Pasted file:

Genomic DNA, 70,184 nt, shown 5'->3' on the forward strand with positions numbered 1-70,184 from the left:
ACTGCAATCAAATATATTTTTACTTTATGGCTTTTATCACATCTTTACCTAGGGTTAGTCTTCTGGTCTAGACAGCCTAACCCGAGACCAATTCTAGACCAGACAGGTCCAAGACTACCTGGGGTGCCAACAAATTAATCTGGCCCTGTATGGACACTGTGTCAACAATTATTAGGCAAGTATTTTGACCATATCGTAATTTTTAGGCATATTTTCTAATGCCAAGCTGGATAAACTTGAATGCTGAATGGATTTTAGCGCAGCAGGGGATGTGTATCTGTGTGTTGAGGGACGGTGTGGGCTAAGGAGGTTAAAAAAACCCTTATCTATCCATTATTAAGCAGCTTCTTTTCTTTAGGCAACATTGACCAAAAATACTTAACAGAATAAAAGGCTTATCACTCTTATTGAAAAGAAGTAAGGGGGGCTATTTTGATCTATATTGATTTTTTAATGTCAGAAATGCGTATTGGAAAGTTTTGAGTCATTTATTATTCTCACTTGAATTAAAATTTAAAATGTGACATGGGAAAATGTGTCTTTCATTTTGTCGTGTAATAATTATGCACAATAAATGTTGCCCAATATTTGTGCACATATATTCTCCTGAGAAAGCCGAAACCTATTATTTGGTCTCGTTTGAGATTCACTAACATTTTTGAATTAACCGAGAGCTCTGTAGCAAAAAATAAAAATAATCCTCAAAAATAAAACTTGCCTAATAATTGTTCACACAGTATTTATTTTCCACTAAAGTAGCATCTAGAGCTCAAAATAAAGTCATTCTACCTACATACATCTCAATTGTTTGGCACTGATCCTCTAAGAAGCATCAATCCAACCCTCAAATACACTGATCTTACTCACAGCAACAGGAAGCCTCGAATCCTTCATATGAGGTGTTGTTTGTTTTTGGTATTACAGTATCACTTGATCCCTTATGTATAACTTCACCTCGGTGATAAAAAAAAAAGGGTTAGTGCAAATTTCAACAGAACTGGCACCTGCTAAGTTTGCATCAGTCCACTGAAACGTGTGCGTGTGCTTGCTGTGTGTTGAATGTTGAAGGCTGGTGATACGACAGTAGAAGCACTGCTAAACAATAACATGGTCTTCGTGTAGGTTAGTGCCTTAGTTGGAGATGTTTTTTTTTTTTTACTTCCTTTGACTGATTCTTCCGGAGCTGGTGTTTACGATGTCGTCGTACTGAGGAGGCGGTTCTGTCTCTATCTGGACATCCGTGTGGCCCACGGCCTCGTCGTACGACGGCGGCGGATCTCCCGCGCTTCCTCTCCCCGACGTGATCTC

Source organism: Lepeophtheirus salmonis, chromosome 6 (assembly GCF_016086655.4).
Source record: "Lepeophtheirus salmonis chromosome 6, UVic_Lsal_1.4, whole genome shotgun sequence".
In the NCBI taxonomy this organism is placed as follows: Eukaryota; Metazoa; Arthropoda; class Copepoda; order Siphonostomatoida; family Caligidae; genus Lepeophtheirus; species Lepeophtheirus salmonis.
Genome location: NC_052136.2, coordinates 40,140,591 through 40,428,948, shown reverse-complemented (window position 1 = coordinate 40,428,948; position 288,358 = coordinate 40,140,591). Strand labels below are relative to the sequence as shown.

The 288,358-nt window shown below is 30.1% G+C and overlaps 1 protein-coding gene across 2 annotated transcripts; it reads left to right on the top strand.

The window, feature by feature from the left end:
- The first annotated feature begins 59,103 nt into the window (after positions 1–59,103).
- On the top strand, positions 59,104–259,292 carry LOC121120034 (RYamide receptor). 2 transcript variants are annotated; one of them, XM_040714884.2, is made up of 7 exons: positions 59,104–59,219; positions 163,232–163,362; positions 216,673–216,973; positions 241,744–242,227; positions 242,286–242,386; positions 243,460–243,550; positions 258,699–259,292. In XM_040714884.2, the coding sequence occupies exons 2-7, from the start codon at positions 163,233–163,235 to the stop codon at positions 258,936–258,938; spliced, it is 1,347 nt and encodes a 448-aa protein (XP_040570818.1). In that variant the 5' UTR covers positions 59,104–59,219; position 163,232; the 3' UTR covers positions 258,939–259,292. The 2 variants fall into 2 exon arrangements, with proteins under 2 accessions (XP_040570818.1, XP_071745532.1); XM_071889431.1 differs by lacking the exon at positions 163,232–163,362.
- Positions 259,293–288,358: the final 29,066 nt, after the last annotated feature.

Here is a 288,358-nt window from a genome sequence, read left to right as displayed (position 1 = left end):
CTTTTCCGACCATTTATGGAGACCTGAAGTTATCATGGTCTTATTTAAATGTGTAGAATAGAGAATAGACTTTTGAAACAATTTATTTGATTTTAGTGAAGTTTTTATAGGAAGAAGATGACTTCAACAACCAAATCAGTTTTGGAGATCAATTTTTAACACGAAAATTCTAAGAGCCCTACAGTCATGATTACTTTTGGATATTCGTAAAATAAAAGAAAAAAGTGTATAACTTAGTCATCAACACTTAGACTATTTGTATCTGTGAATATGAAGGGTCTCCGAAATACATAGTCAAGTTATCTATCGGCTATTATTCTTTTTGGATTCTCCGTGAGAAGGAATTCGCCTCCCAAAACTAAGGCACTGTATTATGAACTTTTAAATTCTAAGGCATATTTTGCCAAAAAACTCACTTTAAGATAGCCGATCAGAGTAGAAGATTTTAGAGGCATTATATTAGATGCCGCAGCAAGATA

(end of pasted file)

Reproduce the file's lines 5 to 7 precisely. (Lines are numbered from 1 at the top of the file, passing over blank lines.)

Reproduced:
In the NCBI taxonomy this organism is placed as follows: Eukaryota; Metazoa; Arthropoda; class Copepoda; order Siphonostomatoida; family Caligidae; genus Lepeophtheirus; species Lepeophtheirus salmonis.
Genome location: NC_052136.2, coordinates 40,140,591 through 40,428,948, shown reverse-complemented (window position 1 = coordinate 40,428,948; position 288,358 = coordinate 40,140,591). Strand labels below are relative to the sequence as shown.

The 288,358-nt window shown below is 30.1% G+C and overlaps 1 protein-coding gene across 2 annotated transcripts; it reads left to right on the top strand.